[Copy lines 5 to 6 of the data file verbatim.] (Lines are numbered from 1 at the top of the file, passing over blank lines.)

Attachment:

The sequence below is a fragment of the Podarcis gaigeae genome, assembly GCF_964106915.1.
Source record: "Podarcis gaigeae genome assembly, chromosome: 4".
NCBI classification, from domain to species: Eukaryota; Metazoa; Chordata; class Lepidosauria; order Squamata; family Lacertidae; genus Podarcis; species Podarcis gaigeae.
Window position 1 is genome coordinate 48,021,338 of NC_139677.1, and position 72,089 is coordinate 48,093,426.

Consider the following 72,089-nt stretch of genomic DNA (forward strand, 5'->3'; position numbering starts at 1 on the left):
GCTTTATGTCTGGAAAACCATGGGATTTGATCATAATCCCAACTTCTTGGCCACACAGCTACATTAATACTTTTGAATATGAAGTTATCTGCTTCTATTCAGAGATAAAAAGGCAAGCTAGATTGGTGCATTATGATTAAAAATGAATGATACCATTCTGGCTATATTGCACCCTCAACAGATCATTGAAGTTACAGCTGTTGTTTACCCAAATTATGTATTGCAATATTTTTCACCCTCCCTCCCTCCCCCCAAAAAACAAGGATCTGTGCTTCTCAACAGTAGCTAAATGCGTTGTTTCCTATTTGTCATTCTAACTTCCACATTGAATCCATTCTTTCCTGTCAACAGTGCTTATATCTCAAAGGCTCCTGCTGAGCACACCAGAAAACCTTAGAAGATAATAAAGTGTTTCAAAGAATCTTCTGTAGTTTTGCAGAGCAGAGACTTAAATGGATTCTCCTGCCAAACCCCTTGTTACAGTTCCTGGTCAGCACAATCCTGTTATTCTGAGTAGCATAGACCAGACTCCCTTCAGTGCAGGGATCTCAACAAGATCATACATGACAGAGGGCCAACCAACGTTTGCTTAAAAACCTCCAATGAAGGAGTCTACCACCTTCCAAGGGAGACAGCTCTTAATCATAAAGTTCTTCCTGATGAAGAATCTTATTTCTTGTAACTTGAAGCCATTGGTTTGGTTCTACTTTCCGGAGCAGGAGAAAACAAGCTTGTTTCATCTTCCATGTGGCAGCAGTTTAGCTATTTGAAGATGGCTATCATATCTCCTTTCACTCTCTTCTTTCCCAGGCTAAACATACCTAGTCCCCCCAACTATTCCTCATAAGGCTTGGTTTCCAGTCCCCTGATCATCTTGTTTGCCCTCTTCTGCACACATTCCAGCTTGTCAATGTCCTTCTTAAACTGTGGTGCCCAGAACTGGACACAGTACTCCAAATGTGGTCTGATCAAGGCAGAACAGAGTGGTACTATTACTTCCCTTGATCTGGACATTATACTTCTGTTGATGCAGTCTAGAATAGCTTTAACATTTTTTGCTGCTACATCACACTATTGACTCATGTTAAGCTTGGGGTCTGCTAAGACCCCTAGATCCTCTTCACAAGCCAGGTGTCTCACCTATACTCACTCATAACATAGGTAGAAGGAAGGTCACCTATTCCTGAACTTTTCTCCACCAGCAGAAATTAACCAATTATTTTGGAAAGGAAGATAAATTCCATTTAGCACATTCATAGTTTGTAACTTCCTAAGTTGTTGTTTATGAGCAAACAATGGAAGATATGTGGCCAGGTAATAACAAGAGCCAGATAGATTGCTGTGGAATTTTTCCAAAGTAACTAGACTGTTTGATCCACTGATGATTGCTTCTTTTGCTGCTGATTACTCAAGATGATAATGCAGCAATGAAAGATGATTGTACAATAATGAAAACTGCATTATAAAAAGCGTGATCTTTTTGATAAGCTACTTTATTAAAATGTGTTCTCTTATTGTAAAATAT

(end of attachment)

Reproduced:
Consider the following 72,089-nt stretch of genomic DNA (forward strand, 5'->3'; position numbering starts at 1 on the left):
GCTTTATGTCTGGAAAACCATGGGATTTGATCATAATCCCAACTTCTTGGCCACACAGCTACATTAATACTTTTGAATATGAAGTTATCTGCTTCTATTCAGAGATAAAAAGGCAAGCTAGATTGGTGCATTATGATTAAAAATGAATGATACCATTCTGGCTATATTGCACCCTCAACAGATCATTGAAGTTACAGCTGTTGTTTACCCAAATTATGTATTGCAATATTTTTCACCCTCCCTCCCTCCCCCCAAAAAACAAGGATCTGTGCTTCTCAACAGTAGCTAAATGCGTTGTTTCCTATTTGTCATTCTAACTTCCACATTGAATCCATTCTTTCCTGTCAACAGTGCTTATATCTCAAAGGCTCCTGCTGAGCACACCAGAAAACCTTAGAAGATAATAAAGTGTTTCAAAGAATCTTCTGTAGTTTTGCAGAGCAGAGACTTAAATGGATTCTCCTGCCAAACCCCTTGTTACAGTTCCTGGTCAGCACAATCCTGTTATTCTGAGTAGCATAGACCAGACTCCCTTCAGTGCAGGGATCTCAACAAGATCATACATGACAGAGGGCCAACCAACGTTTGCTTAAAAACCTCCAATGAAGGAGTCTACCACCTTCCAAGGGAGACAGCTCTTAATCATAAAGTTCTTCCTGATGAAGAATCTTATTTCTTGTAACTTGAAGCCATTGGTTTGGTTCTACTTTCCGGAGCAGGAGAAAACAAGCTTGTTTCATCTTCCATGTGGCAGCAGTTTAGCTATTTGAAGATGGCTATCATATCTCCTTTCACTCTCTTCTTTCCCAGGCTAAACATACCTAGTCCCCCCAACTATTCCTCATAAGGCTTGGTTTCCAGTCCCCTGATCATCTTGTTTGCCCTCTTCTGCACACATTCCAGCTTGTCAATGTCCTTCTTAAACTGTGGTGCCCAGAACTGGACACAGTACTCCAAATGTGGTCTGATCAAGGCAGAACAGAGTGGTACTATTACTTCCCTTGATCTGGACATTATACTTCTGTTGATGCAGTCTAGAATAGCTTTAACATTTTTTGCTGCTACATCACACTATTGACTCATGTTAAGCTTGGGGTCTGCTAAGACCCCTAGATCCTCTTCACAAGCCAGGTGTCTCACCTATACTCACTCATAACATAGGTAGAAGGAAGGTCACCTATTCCTGAACTTTTCTCCACCAGCAGAAATTAACCAATTATTTTGGAAAGGAAGATAAATTCCATTTAGCACATTCATAGTTTGTAACTTCCTAAGTTGTTGTTTATGAGCAAACAATGGAAGATATGTGGCCAGGTAATAACAAGAGCCAGATAGATTGCTGTGGAATTTTTCCAAAGTAACTAGACTGTTTGATCCACTGATGATTGCTTCTTTTGCTGCTGATTACTCAAGATGATAATGCAGCAATGAAAGATGATTGTACAATAATGAAAACTGCATTATAAAAAGCGTGATCTTTTTGATAAGCTACTTTATTAAAATGTGTTCTCTTATTGTAAAATAT